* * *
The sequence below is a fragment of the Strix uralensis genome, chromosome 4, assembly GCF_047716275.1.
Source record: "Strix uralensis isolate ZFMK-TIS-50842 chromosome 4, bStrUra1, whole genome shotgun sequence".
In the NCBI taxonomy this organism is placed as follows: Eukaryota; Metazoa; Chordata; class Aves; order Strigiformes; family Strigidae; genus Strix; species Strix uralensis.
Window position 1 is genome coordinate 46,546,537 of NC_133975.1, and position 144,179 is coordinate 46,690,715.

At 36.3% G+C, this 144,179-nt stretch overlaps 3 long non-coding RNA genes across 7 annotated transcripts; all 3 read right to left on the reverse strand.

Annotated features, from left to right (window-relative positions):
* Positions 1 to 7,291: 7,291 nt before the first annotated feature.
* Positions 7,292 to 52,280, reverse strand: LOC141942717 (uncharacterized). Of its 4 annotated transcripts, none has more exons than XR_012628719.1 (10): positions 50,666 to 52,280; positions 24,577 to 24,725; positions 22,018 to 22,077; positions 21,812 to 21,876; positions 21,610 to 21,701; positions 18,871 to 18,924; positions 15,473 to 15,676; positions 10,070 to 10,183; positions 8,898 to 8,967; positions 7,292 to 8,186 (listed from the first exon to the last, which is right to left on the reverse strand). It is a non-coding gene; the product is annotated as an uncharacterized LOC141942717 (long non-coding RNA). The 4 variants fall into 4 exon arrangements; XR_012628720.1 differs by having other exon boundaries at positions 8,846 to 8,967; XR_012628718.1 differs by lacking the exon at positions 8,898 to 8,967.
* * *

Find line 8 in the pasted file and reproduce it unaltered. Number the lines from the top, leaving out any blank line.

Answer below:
* Positions 7,292 to 52,280, reverse strand: LOC141942717 (uncharacterized). Of its 4 annotated transcripts, none has more exons than XR_012628719.1 (10): positions 50,666 to 52,280; positions 24,577 to 24,725; positions 22,018 to 22,077; positions 21,812 to 21,876; positions 21,610 to 21,701; positions 18,871 to 18,924; positions 15,473 to 15,676; positions 10,070 to 10,183; positions 8,898 to 8,967; positions 7,292 to 8,186 (listed from the first exon to the last, which is right to left on the reverse strand). It is a non-coding gene; the product is annotated as an uncharacterized LOC141942717 (long non-coding RNA). The 4 variants fall into 4 exon arrangements; XR_012628720.1 differs by having other exon boundaries at positions 8,846 to 8,967; XR_012628718.1 differs by lacking the exon at positions 8,898 to 8,967.